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Why fans should be worried about the Monster Hunter movie

When Paul W.S. Anderson announced he was working on a Monster Hunter movie, audiences didn't quite know what to think. On one hand, he made the Resident Evil movies (which don't seem to understand the source material and suffer from characterization and plot whiplash), but on the other hand, he is making Monster Hunter. The series is about hunting giant creatures, carving up their bodies to create weapons and armor, and using those items to hunt even bigger monsters. This premise is difficult to botch, but as of today, execution might be the movie's least pressing problem.

Thanks to the ongoing COVID-19 pandemic, the Monster Hunter movie's premiere was originally pushed back to April 23, 2021, but it was later moved up to Dec. 30, 2020. Now, IGN has confirmed that the movie has a new release date, this time Dec. 25. At first, this seems like a boon worthy of any hunter. The early wyvern gets the aptonoth, right? Not when facing two potentially bigger movies in a turf war.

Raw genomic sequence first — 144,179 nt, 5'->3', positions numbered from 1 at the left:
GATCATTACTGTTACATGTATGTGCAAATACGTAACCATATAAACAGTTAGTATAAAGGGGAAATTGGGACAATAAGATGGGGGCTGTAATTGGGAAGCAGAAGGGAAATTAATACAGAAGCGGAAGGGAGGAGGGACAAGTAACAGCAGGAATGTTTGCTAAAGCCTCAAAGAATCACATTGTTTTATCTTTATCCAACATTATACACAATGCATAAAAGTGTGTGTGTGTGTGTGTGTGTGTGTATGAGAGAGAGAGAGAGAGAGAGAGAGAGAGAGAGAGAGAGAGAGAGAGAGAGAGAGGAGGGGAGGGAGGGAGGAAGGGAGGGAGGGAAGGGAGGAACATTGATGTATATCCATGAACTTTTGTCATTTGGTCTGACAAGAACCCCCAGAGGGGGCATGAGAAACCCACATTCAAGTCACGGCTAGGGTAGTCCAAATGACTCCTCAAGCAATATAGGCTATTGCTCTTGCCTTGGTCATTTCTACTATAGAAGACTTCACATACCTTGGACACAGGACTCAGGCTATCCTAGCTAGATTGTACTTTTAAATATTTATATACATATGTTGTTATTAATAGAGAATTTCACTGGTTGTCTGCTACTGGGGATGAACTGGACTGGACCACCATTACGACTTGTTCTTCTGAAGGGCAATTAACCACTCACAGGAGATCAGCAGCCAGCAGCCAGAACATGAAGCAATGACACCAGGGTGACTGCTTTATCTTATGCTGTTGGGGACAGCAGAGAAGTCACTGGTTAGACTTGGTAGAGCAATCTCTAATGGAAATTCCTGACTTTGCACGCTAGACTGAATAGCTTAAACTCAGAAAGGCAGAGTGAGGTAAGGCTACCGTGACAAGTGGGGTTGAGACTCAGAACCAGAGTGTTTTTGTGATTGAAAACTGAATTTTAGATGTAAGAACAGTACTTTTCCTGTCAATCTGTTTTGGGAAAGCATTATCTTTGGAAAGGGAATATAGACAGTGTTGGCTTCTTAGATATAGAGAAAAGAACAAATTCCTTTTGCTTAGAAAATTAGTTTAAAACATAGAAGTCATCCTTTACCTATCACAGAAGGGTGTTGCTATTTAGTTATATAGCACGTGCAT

As IGN pointed out, Dec. 25 also marks the release of Wonder Woman 1984, which will be available on HBO Max, and Pixar's Soul, which will air on Disney Plus. Meanwhile, Monster Hunter is aiming for a theatrical and IMAX launch. Not only is Monster Hunter squaring off with movies that may be way out of its weight class (and deliver broader appeal, given the popularity of the previous Wonder Woman movie and Pixar's vast library), but it is releasing publicly on the heels of a worsening COVID outbreak.

Even though the Monster Hunter trailers have teased all sorts of welcoming details, including popular monsters like the Gore Magala and fan-favorite weapons such as the Switch Axe, the odds against Anderson's take on Monster Hunter are bigger than ever. Despite some newfound popularity thanks to games like Monster Hunter World and the upcoming Monster Hunter Rise, Monster Hunter is still a niche franchise. And, since the movie is now releasing Dec. 25, it will have to fight off both a superhero film and a Pixar movie — two genres known for their broad appeal. Add in production companies asking audiences to brave movie theaters during a pandemic (and with many theaters currently closed), and you have a recipe for a potentially underperforming Paul W.S. Anderson flick.

Only time will tell if the Monster Hunter movie can overcome these Deviljho-sized obstacles.